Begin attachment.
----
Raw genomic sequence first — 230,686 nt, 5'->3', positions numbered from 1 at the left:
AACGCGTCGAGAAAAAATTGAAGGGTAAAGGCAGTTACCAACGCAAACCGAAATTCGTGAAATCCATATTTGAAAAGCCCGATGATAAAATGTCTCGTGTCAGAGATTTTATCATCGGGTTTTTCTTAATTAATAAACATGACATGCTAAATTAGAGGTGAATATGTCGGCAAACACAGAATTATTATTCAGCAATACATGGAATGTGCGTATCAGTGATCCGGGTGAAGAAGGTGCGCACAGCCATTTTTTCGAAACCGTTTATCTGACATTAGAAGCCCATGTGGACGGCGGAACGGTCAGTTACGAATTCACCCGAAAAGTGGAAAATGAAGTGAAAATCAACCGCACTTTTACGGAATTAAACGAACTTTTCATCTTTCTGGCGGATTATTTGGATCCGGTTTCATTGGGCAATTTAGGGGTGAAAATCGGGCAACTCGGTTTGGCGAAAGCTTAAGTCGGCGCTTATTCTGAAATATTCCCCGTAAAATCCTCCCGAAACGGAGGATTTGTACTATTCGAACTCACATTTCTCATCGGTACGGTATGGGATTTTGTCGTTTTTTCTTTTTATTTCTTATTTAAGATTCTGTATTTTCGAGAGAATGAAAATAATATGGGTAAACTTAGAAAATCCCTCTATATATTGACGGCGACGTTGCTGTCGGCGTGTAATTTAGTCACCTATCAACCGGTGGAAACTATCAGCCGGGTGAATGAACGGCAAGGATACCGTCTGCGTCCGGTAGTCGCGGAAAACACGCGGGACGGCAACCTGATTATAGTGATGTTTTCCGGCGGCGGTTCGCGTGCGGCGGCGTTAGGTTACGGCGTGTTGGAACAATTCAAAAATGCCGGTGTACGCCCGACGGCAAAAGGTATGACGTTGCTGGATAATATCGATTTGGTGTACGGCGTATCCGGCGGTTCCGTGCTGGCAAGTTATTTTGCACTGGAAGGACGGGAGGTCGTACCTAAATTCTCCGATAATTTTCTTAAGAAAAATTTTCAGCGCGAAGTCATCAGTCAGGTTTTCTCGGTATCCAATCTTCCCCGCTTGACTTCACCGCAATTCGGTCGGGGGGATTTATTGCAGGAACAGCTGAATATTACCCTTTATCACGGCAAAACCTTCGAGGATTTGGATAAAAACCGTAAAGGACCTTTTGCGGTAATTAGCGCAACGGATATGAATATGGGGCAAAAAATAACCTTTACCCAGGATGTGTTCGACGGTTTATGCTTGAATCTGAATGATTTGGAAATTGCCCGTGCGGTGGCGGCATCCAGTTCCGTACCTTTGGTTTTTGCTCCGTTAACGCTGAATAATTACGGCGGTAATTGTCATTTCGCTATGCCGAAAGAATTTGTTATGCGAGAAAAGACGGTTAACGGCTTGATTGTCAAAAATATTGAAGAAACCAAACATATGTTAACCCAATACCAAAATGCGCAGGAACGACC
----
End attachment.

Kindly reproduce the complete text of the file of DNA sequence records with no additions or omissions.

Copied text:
Raw genomic sequence first — 230,686 nt, 5'->3', positions numbered from 1 at the left:
AACGCGTCGAGAAAAAATTGAAGGGTAAAGGCAGTTACCAACGCAAACCGAAATTCGTGAAATCCATATTTGAAAAGCCCGATGATAAAATGTCTCGTGTCAGAGATTTTATCATCGGGTTTTTCTTAATTAATAAACATGACATGCTAAATTAGAGGTGAATATGTCGGCAAACACAGAATTATTATTCAGCAATACATGGAATGTGCGTATCAGTGATCCGGGTGAAGAAGGTGCGCACAGCCATTTTTTCGAAACCGTTTATCTGACATTAGAAGCCCATGTGGACGGCGGAACGGTCAGTTACGAATTCACCCGAAAAGTGGAAAATGAAGTGAAAATCAACCGCACTTTTACGGAATTAAACGAACTTTTCATCTTTCTGGCGGATTATTTGGATCCGGTTTCATTGGGCAATTTAGGGGTGAAAATCGGGCAACTCGGTTTGGCGAAAGCTTAAGTCGGCGCTTATTCTGAAATATTCCCCGTAAAATCCTCCCGAAACGGAGGATTTGTACTATTCGAACTCACATTTCTCATCGGTACGGTATGGGATTTTGTCGTTTTTTCTTTTTATTTCTTATTTAAGATTCTGTATTTTCGAGAGAATGAAAATAATATGGGTAAACTTAGAAAATCCCTCTATATATTGACGGCGACGTTGCTGTCGGCGTGTAATTTAGTCACCTATCAACCGGTGGAAACTATCAGCCGGGTGAATGAACGGCAAGGATACCGTCTGCGTCCGGTAGTCGCGGAAAACACGCGGGACGGCAACCTGATTATAGTGATGTTTTCCGGCGGCGGTTCGCGTGCGGCGGCGTTAGGTTACGGCGTGTTGGAACAATTCAAAAATGCCGGTGTACGCCCGACGGCAAAAGGTATGACGTTGCTGGATAATATCGATTTGGTGTACGGCGTATCCGGCGGTTCCGTGCTGGCAAGTTATTTTGCACTGGAAGGACGGGAGGTCGTACCTAAATTCTCCGATAATTTTCTTAAGAAAAATTTTCAGCGCGAAGTCATCAGTCAGGTTTTCTCGGTATCCAATCTTCCCCGCTTGACTTCACCGCAATTCGGTCGGGGGGATTTATTGCAGGAACAGCTGAATATTACCCTTTATCACGGCAAAACCTTCGAGGATTTGGATAAAAACCGTAAAGGACCTTTTGCGGTAATTAGCGCAACGGATATGAATATGGGGCAAAAAATAACCTTTACCCAGGATGTGTTCGACGGTTTATGCTTGAATCTGAATGATTTGGAAATTGCCCGTGCGGTGGCGGCATCCAGTTCCGTACCTTTGGTTTTTGCTCCGTTAACGCTGAATAATTACGGCGGTAATTGTCATTTCGCTATGCCGAAAGAATTTGTTATGCGAGAAAAGACGGTTAACGGCTTGATTGTCAAAAATATTGAAGAAACCAAACATATGTTAACCCAATACCAAAATGCGCAGGAACGACC